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Micah Dew-Treadway didn't fit in when he joined the Gophers this past spring.

But that's exactly what coach P.J. Fleck wanted.

"I made it very clear when we recruited him and brought him here," Fleck said. " 'You are going to help lead the defensive line. … You're coming here to set the tone for the whole thing.' "

That was a daunting task for the defensive tackle. While he spent four years at Notre Dame and is now pursuing his Master of Education in youth development leadership, he played only two seasons, making two tackles in 21 games. His 2015 season was a redshirt, and he missed 2016 because of a broken foot.

Yet Fleck said the established players have adapted to Dew-Treadway, instead of the opposite.

"It wasn't easy at first," Dew-Treadway said, crediting Fleck for giving him a key pep talk during spring practice. After that, the transfer noticed his new teammates "gravitated toward me and looked up to me."

Senior defensive tackle Sam Renner called Dew-Treadway a "great addition," not only because of his 6-4, 315-pound frame and ability but also because he's a "great person" who understands championship culture and can bring that attitude to the nose guard spot.

The Bolingbrook, Ill., native will have two seasons to guide the defensive line, as the NCAA granted him a sixth year of eligibility once he arrived in Minnesota to make up for his 2016 injury. Dew-Treadway said he still has deep roots at Notre Dame, but he also endured "some really down times."

"The circumstance was the circumstance," Dew-Treadway said. "It happens all the time in college football. But I mean, I'm happy to be here. I'm happy to grow and be in this culture with everything that it gives you."

This time choosing a school had much less "glitz and glamour" than his high school recruitment, Dew-Treadway said. While most of it was just candid conversations with Fleck, the player did have some familiarity with the program. He was teammates with Jacob and Julian Huff, both graduated Gophers, at Bolingbrook High School.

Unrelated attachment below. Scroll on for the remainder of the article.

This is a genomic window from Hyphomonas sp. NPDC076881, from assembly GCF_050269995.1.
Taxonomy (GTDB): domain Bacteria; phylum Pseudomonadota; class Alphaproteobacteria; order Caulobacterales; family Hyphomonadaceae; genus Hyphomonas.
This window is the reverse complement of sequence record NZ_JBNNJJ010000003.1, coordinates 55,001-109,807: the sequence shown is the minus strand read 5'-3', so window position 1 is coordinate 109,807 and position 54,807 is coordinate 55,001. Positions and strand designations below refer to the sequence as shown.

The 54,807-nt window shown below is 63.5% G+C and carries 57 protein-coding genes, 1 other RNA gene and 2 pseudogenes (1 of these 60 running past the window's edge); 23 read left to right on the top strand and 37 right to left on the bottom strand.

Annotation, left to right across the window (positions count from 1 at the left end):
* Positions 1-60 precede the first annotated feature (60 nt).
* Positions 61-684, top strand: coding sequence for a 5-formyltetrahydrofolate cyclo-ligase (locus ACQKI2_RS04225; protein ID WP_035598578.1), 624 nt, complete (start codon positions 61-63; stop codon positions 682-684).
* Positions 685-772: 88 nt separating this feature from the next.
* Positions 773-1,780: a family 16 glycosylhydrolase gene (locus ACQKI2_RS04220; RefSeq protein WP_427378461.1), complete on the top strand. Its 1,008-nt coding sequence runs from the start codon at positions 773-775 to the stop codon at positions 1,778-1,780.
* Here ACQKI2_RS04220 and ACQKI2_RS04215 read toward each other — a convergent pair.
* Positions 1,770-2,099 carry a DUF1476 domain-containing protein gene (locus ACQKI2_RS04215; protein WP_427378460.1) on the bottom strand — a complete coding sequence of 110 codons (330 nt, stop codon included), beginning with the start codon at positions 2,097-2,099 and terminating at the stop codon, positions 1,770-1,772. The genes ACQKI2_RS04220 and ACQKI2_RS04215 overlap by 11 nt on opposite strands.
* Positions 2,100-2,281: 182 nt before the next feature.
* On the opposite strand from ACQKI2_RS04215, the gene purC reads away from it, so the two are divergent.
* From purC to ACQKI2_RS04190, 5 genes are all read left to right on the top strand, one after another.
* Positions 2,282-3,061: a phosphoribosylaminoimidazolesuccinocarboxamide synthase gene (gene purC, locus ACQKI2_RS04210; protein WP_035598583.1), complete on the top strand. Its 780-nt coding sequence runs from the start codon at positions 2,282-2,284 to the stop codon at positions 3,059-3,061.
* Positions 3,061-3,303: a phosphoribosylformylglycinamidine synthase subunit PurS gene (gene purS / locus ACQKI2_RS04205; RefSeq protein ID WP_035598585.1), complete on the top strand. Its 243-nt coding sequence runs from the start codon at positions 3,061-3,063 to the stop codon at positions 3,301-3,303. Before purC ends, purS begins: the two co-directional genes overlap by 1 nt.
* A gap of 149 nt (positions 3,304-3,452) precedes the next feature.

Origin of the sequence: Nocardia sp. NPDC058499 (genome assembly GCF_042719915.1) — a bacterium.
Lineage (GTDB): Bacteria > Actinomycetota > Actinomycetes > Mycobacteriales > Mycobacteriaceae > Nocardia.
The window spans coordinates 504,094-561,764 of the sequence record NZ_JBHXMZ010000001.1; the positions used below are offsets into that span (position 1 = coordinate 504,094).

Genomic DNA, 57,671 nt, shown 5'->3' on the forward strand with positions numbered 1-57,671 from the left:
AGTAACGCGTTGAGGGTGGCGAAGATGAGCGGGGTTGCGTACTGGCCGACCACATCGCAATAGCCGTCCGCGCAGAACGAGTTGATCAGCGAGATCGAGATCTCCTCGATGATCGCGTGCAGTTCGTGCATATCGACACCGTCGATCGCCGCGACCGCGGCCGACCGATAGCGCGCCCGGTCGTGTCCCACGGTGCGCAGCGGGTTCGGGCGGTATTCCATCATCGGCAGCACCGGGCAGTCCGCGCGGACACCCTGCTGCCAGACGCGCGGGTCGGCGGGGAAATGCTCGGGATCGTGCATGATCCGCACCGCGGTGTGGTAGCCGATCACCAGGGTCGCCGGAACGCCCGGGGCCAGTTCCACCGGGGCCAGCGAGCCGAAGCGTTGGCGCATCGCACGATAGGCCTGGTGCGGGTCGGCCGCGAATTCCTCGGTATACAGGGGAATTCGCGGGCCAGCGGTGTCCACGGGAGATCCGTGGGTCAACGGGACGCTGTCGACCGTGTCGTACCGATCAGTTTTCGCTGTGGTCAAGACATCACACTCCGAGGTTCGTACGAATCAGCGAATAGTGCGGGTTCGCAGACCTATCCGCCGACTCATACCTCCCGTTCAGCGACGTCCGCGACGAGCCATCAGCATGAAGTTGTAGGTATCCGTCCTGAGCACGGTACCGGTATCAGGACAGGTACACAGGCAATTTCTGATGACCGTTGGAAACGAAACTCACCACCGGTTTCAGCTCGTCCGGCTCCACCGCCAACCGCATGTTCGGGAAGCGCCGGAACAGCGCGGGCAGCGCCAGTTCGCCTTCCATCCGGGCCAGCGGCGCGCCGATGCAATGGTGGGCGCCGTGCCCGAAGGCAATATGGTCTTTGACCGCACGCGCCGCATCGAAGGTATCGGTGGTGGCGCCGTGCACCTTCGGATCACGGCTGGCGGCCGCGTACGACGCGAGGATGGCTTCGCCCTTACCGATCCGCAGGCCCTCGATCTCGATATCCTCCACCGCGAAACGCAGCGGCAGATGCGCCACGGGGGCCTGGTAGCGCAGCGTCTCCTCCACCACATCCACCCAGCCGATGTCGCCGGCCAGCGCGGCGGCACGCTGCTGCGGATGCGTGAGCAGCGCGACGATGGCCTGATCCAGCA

Since arriving at Minnesota, Dew-Treadway has formed a friendship with senior defensive end Winston DeLattiboudere, someone he talks to all the time about everything. The two, along with running back Rodney Smith, are in the same graduate program and end up sitting next to each other in every class and working on group projects together. Dew-Treadway even helped DeLattiboudere plan his recent school supply drive at a Gophers practice.

"Me and Micah did actually click as soon as he got there," DeLattiboudere said of his "extremely intellectual" teammate. "As soon as we started talking, I was like, 'I really like this dude.' "

Those two should be starters on the line, with Dew-Treadway likely taking up the nose tackle spot. The Gophers need to replace three of their top defensive tackles, and Dew-Treadway's performance has impressed new defensive line coach Jim Panagos. Determined to rotate players, Panagos expects "big things" from Dew-Treadway and the others at his position, sophomores Jamaal Teague and Noah Hickcox.

"He's been tremendous," Panagos said. "I don't care what happened other places. I care what happens now. Since the day he walked in, he's been elite in everything he's done."

Fleck is similarly pleased with Dew-Treadway's adjustment to the Gophers, calling it "the perfect match."

"Micah Dew-Treadway has made our entire defensive line level rise in everything, on the field, off the field, expectation, energy, fun, excitement, discipline, at practice," Fleck said. "He deserves a lot of credit."

Fleck went on to describe Dew-Treadway as "real," which is also a word the player used for Fleck. This weird mind-meld the pair has was seemingly instantaneous from the first chat.

"I was just voicing my expectations upon him. And when he told me that he was going to hold me to all those expectations, that to me, it just makes sense," Dew-Treadway said. "It was just more of him understanding what I wanted, as a player, as a man.

"And it fit."